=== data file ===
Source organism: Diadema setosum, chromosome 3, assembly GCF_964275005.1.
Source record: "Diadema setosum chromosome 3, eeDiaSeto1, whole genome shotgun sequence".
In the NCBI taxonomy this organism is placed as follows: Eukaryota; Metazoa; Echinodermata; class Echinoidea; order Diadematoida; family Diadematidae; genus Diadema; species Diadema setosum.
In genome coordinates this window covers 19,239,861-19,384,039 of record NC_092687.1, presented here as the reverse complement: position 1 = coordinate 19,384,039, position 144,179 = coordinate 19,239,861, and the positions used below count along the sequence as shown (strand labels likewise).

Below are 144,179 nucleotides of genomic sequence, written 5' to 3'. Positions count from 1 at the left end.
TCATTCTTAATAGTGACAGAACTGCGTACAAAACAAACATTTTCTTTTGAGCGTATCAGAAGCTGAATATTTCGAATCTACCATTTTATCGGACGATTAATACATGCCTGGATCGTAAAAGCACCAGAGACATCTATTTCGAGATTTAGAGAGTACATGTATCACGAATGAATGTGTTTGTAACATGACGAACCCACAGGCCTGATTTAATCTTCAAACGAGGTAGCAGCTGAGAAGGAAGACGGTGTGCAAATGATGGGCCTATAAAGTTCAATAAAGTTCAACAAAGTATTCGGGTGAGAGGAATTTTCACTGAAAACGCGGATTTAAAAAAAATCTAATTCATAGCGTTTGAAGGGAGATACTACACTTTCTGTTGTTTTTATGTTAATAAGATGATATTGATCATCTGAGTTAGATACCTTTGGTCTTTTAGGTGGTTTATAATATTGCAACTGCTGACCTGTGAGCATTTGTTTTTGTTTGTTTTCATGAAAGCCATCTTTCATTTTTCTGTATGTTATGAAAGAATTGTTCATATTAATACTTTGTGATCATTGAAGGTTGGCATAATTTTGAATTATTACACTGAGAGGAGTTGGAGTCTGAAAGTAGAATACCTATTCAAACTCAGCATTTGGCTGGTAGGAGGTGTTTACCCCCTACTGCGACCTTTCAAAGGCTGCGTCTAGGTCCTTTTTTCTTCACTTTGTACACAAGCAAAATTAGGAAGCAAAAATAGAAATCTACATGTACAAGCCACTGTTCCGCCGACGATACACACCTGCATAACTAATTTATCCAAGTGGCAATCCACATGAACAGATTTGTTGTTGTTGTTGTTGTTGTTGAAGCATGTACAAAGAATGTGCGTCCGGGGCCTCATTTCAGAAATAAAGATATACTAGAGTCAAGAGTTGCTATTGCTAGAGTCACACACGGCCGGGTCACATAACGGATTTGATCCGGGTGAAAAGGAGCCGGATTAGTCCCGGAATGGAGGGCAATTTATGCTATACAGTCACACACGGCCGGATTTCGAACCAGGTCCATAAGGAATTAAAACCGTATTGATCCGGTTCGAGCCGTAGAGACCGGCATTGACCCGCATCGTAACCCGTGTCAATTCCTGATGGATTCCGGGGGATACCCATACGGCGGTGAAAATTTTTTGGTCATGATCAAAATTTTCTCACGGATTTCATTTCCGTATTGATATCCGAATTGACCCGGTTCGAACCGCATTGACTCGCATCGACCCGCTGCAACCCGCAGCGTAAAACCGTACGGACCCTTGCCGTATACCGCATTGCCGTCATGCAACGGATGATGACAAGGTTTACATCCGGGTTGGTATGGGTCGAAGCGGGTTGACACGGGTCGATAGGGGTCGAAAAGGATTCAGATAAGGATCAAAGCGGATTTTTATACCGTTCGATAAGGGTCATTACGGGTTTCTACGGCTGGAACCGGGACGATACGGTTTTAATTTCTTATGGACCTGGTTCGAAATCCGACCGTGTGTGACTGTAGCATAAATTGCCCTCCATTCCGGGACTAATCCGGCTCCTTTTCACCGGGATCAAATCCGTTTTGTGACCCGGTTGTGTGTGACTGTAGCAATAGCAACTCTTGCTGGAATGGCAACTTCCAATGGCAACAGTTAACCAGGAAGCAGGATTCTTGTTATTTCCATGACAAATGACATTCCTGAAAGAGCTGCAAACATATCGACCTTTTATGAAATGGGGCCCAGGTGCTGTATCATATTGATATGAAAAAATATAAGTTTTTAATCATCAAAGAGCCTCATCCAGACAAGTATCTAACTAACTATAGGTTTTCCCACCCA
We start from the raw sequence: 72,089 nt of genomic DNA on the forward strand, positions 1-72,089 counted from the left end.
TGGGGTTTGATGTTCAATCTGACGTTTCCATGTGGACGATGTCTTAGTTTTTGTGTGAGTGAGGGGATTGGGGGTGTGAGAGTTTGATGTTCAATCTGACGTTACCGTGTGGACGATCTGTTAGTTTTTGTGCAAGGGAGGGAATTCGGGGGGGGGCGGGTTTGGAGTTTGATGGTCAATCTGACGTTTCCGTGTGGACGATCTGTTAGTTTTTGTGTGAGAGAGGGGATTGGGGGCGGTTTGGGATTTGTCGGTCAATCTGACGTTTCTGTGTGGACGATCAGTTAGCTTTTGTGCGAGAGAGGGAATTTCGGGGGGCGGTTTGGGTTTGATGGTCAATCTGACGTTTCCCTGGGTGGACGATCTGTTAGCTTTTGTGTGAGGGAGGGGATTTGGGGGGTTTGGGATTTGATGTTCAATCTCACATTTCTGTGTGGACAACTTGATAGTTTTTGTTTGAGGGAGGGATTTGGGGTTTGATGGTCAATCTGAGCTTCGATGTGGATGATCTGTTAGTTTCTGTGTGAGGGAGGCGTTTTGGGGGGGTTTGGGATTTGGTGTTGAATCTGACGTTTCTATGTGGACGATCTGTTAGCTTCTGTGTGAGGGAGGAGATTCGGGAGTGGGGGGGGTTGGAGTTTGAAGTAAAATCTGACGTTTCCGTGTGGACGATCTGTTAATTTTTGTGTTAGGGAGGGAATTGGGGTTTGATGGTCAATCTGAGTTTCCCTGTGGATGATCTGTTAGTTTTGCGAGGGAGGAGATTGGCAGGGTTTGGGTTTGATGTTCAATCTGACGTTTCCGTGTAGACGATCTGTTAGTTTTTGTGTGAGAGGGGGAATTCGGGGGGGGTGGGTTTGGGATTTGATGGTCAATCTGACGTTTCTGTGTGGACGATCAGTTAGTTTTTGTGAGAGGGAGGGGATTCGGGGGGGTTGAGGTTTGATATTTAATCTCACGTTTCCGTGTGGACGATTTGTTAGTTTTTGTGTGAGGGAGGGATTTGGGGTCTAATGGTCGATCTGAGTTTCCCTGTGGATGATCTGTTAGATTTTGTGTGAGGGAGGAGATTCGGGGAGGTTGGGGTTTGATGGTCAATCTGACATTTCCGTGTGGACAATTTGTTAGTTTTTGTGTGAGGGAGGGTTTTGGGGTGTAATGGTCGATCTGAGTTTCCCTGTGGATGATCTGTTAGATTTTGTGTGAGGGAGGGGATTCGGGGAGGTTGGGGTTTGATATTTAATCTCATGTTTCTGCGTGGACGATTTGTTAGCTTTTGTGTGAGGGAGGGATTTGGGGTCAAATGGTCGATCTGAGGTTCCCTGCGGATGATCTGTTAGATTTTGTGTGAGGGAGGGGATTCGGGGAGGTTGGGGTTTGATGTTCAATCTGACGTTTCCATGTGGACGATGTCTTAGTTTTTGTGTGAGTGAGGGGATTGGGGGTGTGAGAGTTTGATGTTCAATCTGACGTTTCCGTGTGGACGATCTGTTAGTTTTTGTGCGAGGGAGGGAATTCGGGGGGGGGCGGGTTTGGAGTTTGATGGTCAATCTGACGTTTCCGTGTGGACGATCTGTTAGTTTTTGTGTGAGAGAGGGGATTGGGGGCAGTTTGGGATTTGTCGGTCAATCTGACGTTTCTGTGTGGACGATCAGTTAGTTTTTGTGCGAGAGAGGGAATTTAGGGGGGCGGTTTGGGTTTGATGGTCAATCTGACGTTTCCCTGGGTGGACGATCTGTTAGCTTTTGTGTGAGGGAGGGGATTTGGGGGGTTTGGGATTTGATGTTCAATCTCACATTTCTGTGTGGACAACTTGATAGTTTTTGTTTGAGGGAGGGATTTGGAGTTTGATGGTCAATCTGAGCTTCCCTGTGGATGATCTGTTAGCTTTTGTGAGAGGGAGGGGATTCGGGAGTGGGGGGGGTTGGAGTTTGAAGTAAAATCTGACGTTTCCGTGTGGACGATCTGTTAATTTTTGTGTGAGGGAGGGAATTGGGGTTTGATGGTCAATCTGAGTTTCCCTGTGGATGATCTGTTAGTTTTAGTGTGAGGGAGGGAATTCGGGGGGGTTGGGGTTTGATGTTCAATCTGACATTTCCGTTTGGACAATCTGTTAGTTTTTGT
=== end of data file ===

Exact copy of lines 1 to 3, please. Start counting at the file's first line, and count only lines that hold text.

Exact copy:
Source organism: Diadema setosum, chromosome 3, assembly GCF_964275005.1.
Source record: "Diadema setosum chromosome 3, eeDiaSeto1, whole genome shotgun sequence".
In the NCBI taxonomy this organism is placed as follows: Eukaryota; Metazoa; Echinodermata; class Echinoidea; order Diadematoida; family Diadematidae; genus Diadema; species Diadema setosum.